Weather Intelligence and Evapotranspiration


#1

I can’t find detailed information on how Rachio calculates for evapotranspiration and what data they gather from a PWS versus commercial providers/systems. What data is used from Personal Weather Stations and what data is used from other sources?

In my case I have a ten year old controller system that uses its own temp sensor/rain sensor at my house to run algorithms to calculate the evapotranspiration and adjust the system run times. I currently have a PWS that measures temp/wind/rain amount/solar radiation and reports that to WU. Is there any efficiency gain to move to a Rachio 3 controller?


#2

Found this link referenced in the forums multiple times but the article no longer exists and I can’t find a replacement. http://support.rachio.com/article/282-water-budgeting-and-evapotranspiration-watersmart


#3

We use penman monteith (http://www.fao.org/docrep/X0490E/x0490e06.htm) with the closest National station data or forecasted data.

We use precipitation observations from PWS.

Seems like you are hyper dialed in!

One feature you might not have (other than internet connected control) is watering skips due to forecasted weather.

Here are some features your old controller might not have


#4

From your reply it sounds like you find (or the user sets) the closest National Weather Service recognized weather station to gather solar radiation, wind and temps and if the user has a PWS use that for rain collection data. Is that right?

That does not seem to line up with the marketing around Weather Intelligence Plus. Is there a white paper or some more detailed information you can share (or point me to) that describes how WIP works? The Support article is a pretty high level view without much detail.

I ask because where I live microclimates are a real thing and I decided with my first purchase of a smart controller that a temp/rain sensor at my house using statistical data for solar/wind would be a better result than connecting to a weather sensor a mile or more away from my home. Thanks.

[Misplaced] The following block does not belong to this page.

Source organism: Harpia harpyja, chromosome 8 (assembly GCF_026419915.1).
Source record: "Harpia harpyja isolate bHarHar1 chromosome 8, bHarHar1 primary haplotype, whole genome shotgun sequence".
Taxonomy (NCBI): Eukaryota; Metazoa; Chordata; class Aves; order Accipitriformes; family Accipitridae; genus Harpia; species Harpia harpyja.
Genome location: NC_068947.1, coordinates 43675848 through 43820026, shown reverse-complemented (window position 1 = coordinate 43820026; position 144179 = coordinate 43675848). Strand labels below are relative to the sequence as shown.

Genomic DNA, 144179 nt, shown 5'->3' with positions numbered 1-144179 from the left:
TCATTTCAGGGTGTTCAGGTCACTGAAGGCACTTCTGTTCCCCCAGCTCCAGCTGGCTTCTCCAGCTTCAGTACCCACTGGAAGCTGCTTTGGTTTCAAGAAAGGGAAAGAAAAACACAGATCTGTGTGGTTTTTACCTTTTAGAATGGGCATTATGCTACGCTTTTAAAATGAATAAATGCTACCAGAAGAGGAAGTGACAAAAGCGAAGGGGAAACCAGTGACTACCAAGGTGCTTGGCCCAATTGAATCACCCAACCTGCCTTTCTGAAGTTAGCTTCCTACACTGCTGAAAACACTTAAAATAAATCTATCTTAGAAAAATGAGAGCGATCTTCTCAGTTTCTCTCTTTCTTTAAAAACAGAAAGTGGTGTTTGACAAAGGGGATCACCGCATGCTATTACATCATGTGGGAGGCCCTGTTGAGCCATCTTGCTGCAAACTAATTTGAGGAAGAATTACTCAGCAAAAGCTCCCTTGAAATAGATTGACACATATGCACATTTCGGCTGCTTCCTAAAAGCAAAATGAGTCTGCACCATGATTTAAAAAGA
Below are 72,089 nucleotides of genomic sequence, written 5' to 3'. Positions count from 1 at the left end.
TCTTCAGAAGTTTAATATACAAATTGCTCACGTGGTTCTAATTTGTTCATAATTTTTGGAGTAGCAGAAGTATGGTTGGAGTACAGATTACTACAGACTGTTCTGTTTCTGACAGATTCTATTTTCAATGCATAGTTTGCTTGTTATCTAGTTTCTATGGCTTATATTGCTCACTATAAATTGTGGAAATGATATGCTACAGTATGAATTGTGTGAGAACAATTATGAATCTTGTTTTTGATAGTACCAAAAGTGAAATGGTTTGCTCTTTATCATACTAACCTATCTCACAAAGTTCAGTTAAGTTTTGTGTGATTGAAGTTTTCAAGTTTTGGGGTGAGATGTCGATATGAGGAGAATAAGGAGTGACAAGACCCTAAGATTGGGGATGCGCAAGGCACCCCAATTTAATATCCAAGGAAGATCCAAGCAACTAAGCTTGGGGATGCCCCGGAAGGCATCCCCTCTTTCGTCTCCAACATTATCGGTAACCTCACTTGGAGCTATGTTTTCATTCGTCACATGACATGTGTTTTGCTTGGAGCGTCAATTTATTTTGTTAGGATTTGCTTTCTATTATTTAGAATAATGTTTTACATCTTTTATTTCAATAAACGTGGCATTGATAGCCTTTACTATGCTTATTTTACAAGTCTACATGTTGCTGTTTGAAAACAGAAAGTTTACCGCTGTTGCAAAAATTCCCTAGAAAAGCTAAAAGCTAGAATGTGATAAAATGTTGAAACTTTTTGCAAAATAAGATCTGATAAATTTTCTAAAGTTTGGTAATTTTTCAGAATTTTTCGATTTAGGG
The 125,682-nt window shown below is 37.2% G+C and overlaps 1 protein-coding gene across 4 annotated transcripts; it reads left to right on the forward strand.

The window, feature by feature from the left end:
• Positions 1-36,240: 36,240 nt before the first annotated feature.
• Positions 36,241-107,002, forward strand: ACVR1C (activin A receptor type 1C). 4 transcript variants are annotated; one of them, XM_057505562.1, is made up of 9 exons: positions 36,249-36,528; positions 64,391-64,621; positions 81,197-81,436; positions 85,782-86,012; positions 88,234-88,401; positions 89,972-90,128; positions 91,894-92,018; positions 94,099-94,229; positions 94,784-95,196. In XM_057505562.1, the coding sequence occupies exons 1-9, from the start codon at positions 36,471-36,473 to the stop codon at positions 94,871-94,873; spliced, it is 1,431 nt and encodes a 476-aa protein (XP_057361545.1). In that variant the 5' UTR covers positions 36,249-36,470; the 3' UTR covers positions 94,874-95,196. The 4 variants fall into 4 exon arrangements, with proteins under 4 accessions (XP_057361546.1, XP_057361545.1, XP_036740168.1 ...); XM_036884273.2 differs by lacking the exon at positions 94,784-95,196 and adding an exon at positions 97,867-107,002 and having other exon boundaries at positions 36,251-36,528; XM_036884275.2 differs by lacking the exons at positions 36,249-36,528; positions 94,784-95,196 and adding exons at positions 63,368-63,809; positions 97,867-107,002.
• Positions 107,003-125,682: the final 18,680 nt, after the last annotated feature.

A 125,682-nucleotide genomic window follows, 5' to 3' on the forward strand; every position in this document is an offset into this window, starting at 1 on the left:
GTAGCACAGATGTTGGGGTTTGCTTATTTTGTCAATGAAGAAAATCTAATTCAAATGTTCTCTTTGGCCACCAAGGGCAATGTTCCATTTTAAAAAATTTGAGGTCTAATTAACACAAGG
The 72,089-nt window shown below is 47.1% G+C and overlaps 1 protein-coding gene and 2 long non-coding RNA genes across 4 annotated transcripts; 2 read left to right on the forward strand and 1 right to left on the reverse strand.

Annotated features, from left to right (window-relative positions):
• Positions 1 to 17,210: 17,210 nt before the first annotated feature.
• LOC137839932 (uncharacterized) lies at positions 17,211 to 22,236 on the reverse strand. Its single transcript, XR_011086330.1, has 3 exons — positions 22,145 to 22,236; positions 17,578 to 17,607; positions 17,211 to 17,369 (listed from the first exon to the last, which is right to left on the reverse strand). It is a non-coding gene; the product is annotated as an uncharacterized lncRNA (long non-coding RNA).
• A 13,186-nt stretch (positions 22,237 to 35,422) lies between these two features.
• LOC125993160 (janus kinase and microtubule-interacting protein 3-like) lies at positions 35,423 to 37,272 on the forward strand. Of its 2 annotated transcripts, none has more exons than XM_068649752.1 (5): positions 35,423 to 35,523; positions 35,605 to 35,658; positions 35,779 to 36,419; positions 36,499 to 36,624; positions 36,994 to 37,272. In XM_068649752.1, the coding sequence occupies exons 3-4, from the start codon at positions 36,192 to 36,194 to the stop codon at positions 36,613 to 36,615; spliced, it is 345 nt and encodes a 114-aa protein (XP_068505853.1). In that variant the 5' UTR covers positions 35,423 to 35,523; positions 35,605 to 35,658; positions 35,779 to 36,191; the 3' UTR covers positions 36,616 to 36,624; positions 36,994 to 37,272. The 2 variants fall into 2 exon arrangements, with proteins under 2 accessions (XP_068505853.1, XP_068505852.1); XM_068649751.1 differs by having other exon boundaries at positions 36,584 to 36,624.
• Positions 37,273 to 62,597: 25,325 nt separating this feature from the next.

#5

Correct.

How we derive ET is the same whether you are using WIP or not. It does have much better weather intelligence than Gen1/2. We give the user two distinct options now.

Interpolated weather data that you don’t have to worry about stations going down or not reporting precipitation which takes the burden off the homeowner of making sure they have an accurate reporting station. Interpolated data is great but won’t be exactly the measured amount that a PWS would give you near the house.

The ability to choose from over 250,000 PWS stations (Gen 1/2 has about 40,000 PWS stations). 80% of controllers are within 1 miles of a WU PWS station. For contrast, only 8% of Gen 1/2 controllers are within 1 mile of a pwsweather.com (PWS,CWOP) or National station. I’m also wrapping up a WI plus feature that will self “heal” a chosen station, always making sure you are using one that is online, automatically choosing the next closest station.

If you can connect your PWS to WU and use our flexible daily schedules, I think you will be surprised at what the system can do. I’m not trying to oversell but no other controller will do what our flex daily schedules do. It’s extremely difficult and I guarantee none of the cheaper models (ahem…) have that level of sophistication. ET might be your only issue (not produced from your station), but how we derive it has worked great for most folks.

:cheers:


#6

I had an experience a while back where, as I understand it, Rachio did use my PWS to calculate ET due to a NWS station temporarily disappearing around midnight. It was much much lower (up to 0.05) than it should have been based on ET calculated from CIMIS stations and not even close to forecasted values. I was happy to have that resolved as my plants were being underwatered due to the cumulative sum of low ET. Some PWS may be great for calculating ET but not mine.


#7

The main factor is wind. Most people don’t have their station setup correctly. The recommendation is that standard wind measurement should be taken at 10 meters (33 feet) above the ground. I have yet to see a PWS do this correctly :joy:

:cheers: